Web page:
The short answer is yes.
Over the past decade, numerous websites and organizations around the world have had their user database compromised, resulting in email addresses and passwords falling into the hands of hackers. The past year, in particular, was one of the worst in cybersecurity. Taking advantage of people’s concerns over the pandemic and the safety of loved ones, as well as the weaker IT controls associated with remote working, criminal groups increasingly switched to COVID-19 themed lures for phishing with much success.
So what can you do to keep your information safe?
Look for Red Flags
According to Forbes, “we receive more malicious fake emails from the brands we trust than real ones.” And experts estimate that phishing attacks account for up to 90% of cyberattacks by volume.
When deciding whether an email is legitimate or a scam, here are five red flags to look out for:
- Suspicious sender: There is often an extra letter or character in the email sender. Look closely, as it is often hard to spot at first.
- Urgent subject line: The language used in the subject line is designed to make you react quickly, reducing your ability to think critically.
- Unusual links: Hover your mouse over any links in a phishing email to make sure it is legitimate.
- Suspicious attachments: There is often an attachment, like an invoice you are instructed to pay, to avoid being caught by the spam filter.
- Poor quality images: An organization’s logo is easily copied from the internet, but it may then be low resolution. A legitimate logo should not be pixelated or distorted.
Keep Your Information Secure
To help keep your information secure, here are five tips:
- Two-factor authentication: Enable two-factor authentication when available. Many systems will prompt you to set it up or you can use an authentication app. This is an easy way to stop the vast majority of hackers from compromising an account. It’s not 100% fool proof, but it takes a lot of effort to overcome these systems.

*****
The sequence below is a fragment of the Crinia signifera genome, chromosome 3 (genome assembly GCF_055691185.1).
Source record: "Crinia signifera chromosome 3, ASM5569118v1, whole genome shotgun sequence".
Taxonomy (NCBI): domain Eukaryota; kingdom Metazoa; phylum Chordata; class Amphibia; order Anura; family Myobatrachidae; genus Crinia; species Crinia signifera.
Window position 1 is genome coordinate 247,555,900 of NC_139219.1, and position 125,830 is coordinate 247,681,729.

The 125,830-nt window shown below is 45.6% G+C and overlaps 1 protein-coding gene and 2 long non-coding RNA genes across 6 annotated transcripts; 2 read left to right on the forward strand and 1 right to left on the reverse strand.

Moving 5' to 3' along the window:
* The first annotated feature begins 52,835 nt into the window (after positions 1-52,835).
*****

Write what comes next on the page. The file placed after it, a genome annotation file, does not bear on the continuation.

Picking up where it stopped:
- Strong and unique passwords: Use strong passwords that are at least 12 characters long and include at least one letter, one number and one special character. They should also be unique to each site or service you use.
- New passwords: Change your password regularly. While experts used to recommend every three months, as long as you are using strong and unique passwords, as well as two-factor authentication, it does not have to be as frequently—unless you become aware of a password breach.
- Password manager: Consider using a password manager to store your passwords. Don’t use an unencrypted Excel or Word document saved on your computer, which can be easily hacked. As a bonus, password managers will also audit your existing passwords for weak or repeated ones to increase security.
- Work email for work purposes: From an office network security point of view, limit your use of your business email address to those sites you use for business purposes.
Check if You’ve Been Hacked
If you would like to see if your email address has been hacked or whether a password of yours appears in any known dark web databases, check out Have I Been Pawned, a website run by 1Password.com, a password manager company.
You can check all of your email addresses (work and personal) and even check some of your commonly reused passwords. Keep in mind, while this is a very good list it is not 100% comprehensive.
For information on work-from-home security specifically, check out the Privacy Commissioner of Ontario’s privacy fact sheet, Working from home during the COVID-19 pandemic.
Lynne Yryku is the Executive Editor of The In-House Edition.